Are Pandas Endangered ?
Is the panda an endangered species? Is the panda threatened in 2020? Why is the panda endangered?
At We Love Panda we believe that raising awareness of the animal cause is the main lever for the protection of a species. This is why we are now addressing the vulnerability of the panda in its natural habitat.
Pandas are not endangered! It's nowadays considered as a vulnerable living species. We count today 1864 pandas in their natural habitat. They are present in the Chinese mountains in the provinces of Shaanxi Gansu, and Sichuan. Classified as an endangered species since 1990 by IUCN, it is now considered as a vulnerable species.In this article you will learn many things such as:
- Why are pandas endangered?
- Why should we save pandas?
- Are pandas still endangered?
Source : Big Red Panda Plush (We-Love-Panda©)
Why are pandas endangered?
What causes panda extinction? 💀 There are two explanations for the disappearance of pandas. The first one is the human activity that reduces and fragments their habitats, the second one is of course the global warming.
First, feeding and poor reproduction are not a direct threat to the survival of pandas. Like each plant and animal species, the reproduction and feeding of the panda is specific. But they are by no means threatening factors, as the press still too often asserts. Only habitat loss and fragmentation, caused by man, are the major threats to the panda.
1) The destruction of its habitat by humans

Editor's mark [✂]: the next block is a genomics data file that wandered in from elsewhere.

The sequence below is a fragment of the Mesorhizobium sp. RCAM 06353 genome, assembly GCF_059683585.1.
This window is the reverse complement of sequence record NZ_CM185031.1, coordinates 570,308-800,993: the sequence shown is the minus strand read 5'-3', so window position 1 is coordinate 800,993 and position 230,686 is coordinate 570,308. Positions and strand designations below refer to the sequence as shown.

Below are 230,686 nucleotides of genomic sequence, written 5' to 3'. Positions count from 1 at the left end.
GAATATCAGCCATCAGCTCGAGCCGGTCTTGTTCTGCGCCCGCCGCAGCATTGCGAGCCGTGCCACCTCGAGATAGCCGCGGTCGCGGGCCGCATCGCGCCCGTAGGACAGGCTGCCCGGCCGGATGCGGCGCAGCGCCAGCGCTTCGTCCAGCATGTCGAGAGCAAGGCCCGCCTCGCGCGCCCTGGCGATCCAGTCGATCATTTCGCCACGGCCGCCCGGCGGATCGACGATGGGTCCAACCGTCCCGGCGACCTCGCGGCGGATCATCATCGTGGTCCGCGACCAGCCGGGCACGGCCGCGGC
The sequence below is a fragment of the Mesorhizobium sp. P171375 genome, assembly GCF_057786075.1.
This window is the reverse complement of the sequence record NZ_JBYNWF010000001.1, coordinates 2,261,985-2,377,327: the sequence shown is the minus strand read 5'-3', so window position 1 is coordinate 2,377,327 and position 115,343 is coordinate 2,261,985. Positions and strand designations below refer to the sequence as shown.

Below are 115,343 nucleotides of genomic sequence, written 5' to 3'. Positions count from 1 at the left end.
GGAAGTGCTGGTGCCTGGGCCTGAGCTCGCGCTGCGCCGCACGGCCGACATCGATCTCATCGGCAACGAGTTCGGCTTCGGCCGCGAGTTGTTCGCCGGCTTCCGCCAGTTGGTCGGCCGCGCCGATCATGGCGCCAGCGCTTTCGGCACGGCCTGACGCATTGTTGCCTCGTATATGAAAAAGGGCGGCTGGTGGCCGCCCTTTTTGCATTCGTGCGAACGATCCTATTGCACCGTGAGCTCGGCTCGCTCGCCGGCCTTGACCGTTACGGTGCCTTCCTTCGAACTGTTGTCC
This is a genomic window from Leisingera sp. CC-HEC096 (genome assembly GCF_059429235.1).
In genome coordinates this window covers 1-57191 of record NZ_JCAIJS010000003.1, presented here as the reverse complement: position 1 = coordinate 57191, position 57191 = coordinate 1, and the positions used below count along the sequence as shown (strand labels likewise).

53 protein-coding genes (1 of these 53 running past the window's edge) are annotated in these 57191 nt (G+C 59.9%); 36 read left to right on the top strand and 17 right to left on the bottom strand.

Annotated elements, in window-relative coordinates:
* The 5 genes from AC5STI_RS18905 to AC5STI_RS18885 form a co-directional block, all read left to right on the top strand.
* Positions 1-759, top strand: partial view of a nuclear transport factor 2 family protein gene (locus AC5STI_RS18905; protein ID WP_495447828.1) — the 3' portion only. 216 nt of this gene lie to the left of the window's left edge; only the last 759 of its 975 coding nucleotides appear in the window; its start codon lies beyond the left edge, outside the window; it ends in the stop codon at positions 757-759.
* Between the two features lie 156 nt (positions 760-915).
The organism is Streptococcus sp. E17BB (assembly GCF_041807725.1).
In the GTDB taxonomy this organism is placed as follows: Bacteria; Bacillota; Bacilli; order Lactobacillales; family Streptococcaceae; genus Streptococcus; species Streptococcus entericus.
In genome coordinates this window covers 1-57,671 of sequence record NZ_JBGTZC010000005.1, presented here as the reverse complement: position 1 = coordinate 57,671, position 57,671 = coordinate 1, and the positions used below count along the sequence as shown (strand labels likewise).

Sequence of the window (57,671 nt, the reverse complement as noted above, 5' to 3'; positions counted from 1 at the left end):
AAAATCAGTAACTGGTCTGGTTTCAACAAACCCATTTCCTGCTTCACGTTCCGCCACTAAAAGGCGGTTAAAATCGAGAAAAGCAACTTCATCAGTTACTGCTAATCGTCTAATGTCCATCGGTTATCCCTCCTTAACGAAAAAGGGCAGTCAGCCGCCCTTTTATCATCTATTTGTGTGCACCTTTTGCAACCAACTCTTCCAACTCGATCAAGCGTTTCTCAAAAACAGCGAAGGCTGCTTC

Mao Zedong's policy has led to overexploitation of resources. Indeed, the Great Leap Forward policy has felled millions of trees for charcoal production. Then the Cultural Revolution plunged the country into chaos and increased the rate of deforestation. Tigers, Tibetan bears, antelopes, wolves, leopards and alligators came very close to extermination in China. Pandas have also come close to extinction, as the destruction of their habitat has prevented migration, a process essential for reproduction and genetic exchange.
In the 1960s and even in the early 1970s, poaching was a serious threat. As early as the 1960s, the WWF warned of the animal's plight and chose it as its emblem. After two years, the Chinese government created four pandas reserves and banned their hunting. Hunting pandas was punishable by death until 1997.
Today, pandas are rarely poached. But even at a low level, this can have serious consequences for an endangered species. It is rare that poachers kill a panda. Traps made for other animals, such as musk deer or black bears, injure or kill pandas.
- Agriculture and Tourism
The harvesting of bamboo and medicinal plants degrades the panda's habitat. And the development of mass tourism is disrupting the panda and its habitat. Proof that humans disturb pandas and prevent its reproduction: In Hong Kong during the quarantine, two pandas from the zoo finally copulated. Why finally? After 10 years of trying to get a baby panda. They even tried in vitro fertilization, but all they got were miscarriages.
Too much stress, too much pressure from too many visitors in front of their pen. When the coronavirus outbreak spread, the park closed, calm returned. And, the sexual desire between the two captive pandas returned.
2) Climate Change
Climate change threatens the giant panda. Due to global warming the distribution of bamboo forests will change, while bamboo is its staple food and natural habitat. Bamboo 🎋 has a special reproductive cycle compared to other plants. It flowers and reproduces only every 15 to 20 years and thus adapts very little to changes in climate. According to researchers, climate change will cause bamboo species to disappear in some places and other species will colonize certain regions. This predicted decline and new geographical distribution could affect food availability. The giant panda will difficulty find food.